Is Anonymity In George Gascoigne's A Hundred Sundry Flowers

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George Gascoigne publishes A Hundred Sundry Flowers, as a collection of various works by unnamed authors, while in fact being his stories. One of his stories, The Adventures of Master F.J., gains quick recognition because it is the tale of an anonymous man who falls in love with an elite married woman. While it may seem like an insider’s view of the events taking place among the higher classes, it remains a fictional story. However, because A Hundred Sundry Flowers is later banned, it demonstrates its similarity to non-fiction. Regardless of Gascoigne’s intentions of editing the story into a conventional manner in the following years; his initial publication suggest to readers the gossip-like qualities of his story are meant to attract readers.…show more content…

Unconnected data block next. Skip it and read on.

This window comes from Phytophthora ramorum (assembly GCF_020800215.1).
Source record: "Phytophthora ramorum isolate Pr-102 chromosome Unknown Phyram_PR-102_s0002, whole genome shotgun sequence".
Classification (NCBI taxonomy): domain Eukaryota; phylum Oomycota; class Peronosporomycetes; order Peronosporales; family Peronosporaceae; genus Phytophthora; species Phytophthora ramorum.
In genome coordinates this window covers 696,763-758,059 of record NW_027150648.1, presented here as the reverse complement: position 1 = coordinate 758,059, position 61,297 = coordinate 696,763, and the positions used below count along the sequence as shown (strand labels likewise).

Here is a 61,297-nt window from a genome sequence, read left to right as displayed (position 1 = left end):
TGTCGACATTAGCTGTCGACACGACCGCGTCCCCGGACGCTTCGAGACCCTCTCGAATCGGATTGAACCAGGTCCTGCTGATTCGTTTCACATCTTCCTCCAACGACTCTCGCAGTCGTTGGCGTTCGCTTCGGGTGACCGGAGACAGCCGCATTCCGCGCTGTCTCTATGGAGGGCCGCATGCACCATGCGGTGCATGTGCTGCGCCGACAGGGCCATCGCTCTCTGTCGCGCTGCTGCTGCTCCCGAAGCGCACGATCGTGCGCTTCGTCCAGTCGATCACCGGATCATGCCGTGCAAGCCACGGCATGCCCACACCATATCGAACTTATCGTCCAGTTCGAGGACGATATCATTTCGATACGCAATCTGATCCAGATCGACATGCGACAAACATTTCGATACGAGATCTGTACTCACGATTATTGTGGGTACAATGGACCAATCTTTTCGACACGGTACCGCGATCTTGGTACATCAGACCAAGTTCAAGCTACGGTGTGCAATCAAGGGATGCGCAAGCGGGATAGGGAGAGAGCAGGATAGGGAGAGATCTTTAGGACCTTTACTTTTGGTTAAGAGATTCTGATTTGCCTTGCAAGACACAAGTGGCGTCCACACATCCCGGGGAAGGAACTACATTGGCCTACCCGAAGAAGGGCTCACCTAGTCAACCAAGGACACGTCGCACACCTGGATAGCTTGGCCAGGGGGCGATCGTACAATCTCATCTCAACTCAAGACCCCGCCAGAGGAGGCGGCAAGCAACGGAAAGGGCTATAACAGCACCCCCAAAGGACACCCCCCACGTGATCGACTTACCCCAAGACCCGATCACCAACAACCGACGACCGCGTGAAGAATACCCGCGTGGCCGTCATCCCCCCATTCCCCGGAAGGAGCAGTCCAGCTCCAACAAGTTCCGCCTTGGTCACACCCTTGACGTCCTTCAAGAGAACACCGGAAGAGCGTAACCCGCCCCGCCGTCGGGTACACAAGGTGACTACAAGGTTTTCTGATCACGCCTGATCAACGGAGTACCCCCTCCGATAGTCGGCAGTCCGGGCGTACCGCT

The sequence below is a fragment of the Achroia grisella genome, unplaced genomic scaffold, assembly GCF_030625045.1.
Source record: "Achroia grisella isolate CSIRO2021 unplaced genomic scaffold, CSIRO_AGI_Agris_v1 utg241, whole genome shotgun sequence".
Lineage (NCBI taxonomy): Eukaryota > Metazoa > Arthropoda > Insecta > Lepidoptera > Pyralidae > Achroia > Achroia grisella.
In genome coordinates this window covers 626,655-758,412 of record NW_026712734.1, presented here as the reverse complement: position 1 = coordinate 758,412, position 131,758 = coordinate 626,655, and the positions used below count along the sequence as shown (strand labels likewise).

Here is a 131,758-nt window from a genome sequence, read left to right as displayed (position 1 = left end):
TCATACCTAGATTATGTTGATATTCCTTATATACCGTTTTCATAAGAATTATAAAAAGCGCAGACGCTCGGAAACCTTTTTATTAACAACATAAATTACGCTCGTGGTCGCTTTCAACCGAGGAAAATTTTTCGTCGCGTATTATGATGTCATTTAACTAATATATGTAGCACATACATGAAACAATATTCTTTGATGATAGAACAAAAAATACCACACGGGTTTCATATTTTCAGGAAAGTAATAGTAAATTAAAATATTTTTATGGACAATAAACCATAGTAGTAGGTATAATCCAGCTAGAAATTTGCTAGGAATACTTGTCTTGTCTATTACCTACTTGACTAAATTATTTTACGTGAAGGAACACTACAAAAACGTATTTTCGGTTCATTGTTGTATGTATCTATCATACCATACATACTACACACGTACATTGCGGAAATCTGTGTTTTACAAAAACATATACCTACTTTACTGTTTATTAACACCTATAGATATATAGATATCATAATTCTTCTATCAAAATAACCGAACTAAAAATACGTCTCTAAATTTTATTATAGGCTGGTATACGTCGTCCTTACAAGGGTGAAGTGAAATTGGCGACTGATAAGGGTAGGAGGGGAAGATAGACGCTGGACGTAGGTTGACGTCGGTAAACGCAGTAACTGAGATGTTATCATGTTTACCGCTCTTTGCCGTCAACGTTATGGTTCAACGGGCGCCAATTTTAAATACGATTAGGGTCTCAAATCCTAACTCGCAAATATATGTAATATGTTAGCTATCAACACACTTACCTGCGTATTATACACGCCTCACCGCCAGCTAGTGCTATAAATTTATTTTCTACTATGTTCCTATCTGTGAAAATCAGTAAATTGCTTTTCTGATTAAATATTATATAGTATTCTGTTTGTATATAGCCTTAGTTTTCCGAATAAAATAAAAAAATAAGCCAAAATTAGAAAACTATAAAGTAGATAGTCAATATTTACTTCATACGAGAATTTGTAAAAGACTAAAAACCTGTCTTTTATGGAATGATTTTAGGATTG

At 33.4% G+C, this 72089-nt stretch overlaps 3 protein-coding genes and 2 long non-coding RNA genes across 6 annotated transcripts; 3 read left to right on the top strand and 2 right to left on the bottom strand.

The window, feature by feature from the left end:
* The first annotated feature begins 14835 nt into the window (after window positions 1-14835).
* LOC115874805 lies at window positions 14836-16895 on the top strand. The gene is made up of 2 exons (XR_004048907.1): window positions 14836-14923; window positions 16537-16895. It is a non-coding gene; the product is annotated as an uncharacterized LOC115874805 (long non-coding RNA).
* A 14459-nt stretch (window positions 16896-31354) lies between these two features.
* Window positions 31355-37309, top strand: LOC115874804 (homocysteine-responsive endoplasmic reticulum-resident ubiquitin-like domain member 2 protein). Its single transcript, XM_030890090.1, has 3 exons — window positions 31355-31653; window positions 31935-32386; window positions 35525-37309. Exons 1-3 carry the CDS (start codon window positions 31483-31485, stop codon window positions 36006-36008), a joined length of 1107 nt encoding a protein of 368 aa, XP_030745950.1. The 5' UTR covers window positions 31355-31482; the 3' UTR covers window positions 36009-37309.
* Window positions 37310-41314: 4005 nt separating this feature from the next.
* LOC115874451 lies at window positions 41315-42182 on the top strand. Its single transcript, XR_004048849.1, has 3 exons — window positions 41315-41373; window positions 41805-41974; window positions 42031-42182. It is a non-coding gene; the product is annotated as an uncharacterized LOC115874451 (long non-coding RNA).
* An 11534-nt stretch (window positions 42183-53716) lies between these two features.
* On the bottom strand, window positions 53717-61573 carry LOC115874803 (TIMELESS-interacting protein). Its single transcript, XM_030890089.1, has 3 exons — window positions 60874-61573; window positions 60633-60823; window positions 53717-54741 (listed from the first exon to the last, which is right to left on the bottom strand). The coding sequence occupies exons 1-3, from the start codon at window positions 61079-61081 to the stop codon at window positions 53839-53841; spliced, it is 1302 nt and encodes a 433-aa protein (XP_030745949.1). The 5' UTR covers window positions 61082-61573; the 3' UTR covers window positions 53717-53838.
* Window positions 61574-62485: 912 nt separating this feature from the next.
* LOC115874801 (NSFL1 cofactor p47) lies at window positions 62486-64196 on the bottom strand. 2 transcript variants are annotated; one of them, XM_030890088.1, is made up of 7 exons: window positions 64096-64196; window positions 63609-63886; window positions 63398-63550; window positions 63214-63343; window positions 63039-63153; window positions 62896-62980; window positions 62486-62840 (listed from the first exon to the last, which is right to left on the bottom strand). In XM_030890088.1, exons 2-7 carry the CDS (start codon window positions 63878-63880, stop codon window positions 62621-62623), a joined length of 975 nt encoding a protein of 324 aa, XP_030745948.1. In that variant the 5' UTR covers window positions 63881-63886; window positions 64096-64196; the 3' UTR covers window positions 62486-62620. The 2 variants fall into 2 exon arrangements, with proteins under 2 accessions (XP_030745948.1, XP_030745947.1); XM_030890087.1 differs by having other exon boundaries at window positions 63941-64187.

Before the story begins, Gascoigne further emphasizes the anonymity of the author. In fact, he uses the subtitle “The Printer to the Reader” to highlight a third party, a mediator between the author and the reader: the printer (Gascoigne 103). The person who prints the story, is essentially the narrator of the story, as he states he “take[s] in hand the imprinting of this poetical posy” (103). Meaning, the story being told is not created by him but by someone else. At the same time, by being a third party, the narrator can write as they seem fit, copying or repeating what they’ve been told of the story. He even points out he “neither ha[s] […] any other name of the [poesy], but such short notes as the authors themselves have delivered; thereby; if you can guess them, it shall no way offend me,” (126). Therefore, he does not hold himself responsible as the author of the story, pointing out his sources as the creators. The narrator goes so far as to invite the readers to guess who those sources are, suggesting them to be real people. As a narrator who attempts to repeat the story being told, it suggests an unreliability. Yet, the reader is expected to view the story as truthful as possible because of the sources the narrator
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